What I want to see is every freelancer vetting the client and the job. Many need to learn what that means. Vetting is more important than any other factor in jobs.


As I have said before, listen to advice - but think cherry-picking by hand and not using a giant machine to harvest tons of corn. You will hear lots of opinions and "advice." Only you can decide how you want to work, and how you want to establish your career.

Community Member

You should bid anytime, it's all up to you.

From my personal experience there's an average of one/two days until you get a response from the client. It's also my experience that on fridays there's a slight increase of the job offers, what i get from that is that they send the offers on friday, go for the weekend and then review all the bids on monday...

But Marco, if they check on coming Monday. Then i don't think so our bids stayed on top.

Whats your thoughts about it?

Amir Khurshid
Community Member

Bids are not shown in chronological order.

As Elisa said, it's not chronological - the clients don't see the bids in the order they were submitted.


This is why, I, along with other freelancers, tell people there is no need to sit at your device, constantly refreshing the feed and applying for anything. It doesn't matter. Very few clients will hire the first person across their feed, and it's not because they're at the top of the boosted pile. I know that's not what some freelancers will tell you, but they are wrong. Clients do not hire because proposals are on the top. In fact, the clients don't appreciate freelancers who do that without a stellar proposal and holding every qualification.


Upwork says most clients take three days to hire. This means they look at their options. So, why do you, and so many others, insist on throwing away money, time, and effort? That's why everyone wants connects returned. The unwise use of connects is costing freelancers a lot, but earning Upwork an amazing amount of money.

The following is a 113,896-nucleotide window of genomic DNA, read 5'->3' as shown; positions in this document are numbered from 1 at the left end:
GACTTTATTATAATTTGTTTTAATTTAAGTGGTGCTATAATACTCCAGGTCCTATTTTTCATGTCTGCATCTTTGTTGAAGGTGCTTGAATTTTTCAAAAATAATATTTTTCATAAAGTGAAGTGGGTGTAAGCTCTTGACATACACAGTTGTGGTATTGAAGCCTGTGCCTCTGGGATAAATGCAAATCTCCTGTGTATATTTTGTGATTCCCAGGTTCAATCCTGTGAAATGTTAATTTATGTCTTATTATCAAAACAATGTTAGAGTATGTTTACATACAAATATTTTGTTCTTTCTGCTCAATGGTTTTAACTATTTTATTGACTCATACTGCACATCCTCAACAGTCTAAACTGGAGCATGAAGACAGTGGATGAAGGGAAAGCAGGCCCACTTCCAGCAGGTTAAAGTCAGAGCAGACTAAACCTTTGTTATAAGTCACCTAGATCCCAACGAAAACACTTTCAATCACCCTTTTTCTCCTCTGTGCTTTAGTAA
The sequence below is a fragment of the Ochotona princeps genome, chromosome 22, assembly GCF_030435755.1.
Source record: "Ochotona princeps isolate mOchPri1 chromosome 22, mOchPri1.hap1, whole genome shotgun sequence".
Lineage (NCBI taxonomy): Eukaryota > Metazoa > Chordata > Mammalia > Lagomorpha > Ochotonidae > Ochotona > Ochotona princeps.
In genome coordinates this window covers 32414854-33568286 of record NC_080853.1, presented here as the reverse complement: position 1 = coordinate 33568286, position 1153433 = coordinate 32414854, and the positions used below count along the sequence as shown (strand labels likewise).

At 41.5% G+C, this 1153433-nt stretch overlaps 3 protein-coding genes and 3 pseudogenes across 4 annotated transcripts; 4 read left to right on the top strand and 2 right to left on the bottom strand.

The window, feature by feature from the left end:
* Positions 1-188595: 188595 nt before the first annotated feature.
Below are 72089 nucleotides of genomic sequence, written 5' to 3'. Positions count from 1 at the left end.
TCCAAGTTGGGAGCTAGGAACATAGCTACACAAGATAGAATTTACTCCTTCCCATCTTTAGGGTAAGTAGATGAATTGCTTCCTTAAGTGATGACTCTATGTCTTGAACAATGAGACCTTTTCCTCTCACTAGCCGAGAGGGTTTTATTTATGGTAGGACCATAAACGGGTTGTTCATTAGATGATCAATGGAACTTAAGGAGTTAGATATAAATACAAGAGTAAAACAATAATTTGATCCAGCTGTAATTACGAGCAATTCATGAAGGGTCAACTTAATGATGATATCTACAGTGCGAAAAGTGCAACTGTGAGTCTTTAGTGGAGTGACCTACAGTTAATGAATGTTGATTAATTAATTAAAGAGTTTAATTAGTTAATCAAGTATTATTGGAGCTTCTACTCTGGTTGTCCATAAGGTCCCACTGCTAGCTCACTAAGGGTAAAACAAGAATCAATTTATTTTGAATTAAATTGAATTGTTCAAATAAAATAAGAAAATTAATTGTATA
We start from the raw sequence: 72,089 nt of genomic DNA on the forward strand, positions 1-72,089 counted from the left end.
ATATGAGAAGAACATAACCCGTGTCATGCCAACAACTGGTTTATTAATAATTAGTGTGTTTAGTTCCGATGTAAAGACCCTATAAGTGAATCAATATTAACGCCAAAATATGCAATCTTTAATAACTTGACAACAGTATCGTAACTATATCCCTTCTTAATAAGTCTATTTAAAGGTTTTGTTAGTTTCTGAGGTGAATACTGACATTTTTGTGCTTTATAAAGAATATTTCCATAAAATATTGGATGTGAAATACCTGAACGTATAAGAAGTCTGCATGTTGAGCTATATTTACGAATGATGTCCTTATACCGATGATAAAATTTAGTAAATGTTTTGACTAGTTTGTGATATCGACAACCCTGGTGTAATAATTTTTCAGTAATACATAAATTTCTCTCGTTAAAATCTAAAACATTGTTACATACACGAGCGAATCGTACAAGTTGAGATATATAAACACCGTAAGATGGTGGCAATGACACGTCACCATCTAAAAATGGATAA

Freelancers need to remind themselves of the definition of their career. It doesn't mean you get everything for free, nor does it mean you are an employee without any rights or benefits. The reason I keep saying the same thing is that I hate to see freelancers do awful things to themselves because they believe they must.

There is no benefit from throwing applications at just any job, applying for a job where you don't hold all the requirements, or making sure you are one of the first applicants. In your haste, you may have sent your proposals to the "other" category, if it isn't boosted, where it is highly unlikely it will be viewed, much less result in a hire.


The clients see the top two lines of the proposal. Boosting should ONLY be used when


1) you hold every requirement in the job description and skills list

2)you know you will be one of the top two freelancers

3) you really want the job.

4) common sense must be used

     If the job is for $50.00 and someone boosts 1000 connects, then it is pointless to try and outbid them.



Yes, it is up to the freelancer.


Freelancers who sit at their device, constantly refreshing the feed, and applying for anything, boosting, and then doing it all over again, is exactly what Upwork wants.


In working with freelancers and from my experience, there is never any reason to jump on a job. If they need it ASAP, then someone else can do it if I'm not available and the urgency is not matched by the money. There was a time, years ago, that I would cruise the jobs, looking for something legitimate, but I implemented heavy vetting of the client and job, and still looked for signs of a real client. This is the only time constant checking by the client isn't a scam warning. When you see the client checking the job every few minutes; it's a scam. The scammer is trying to get as many victims as possible before abandoning the job, to do it again, and again.

Community Member

For emergency job you are must bid asap. But also you must be available. For non critical you can bid later, it is dont mater.

Yes, i got your point. 

Amir Khurshid
Community Member

Community Member

Upwork used to claim that clients typically hired freelancers within 3 days of posting a new job. If that's true, shutting down your submission of proposals on new projects two days out of every week makes no sense.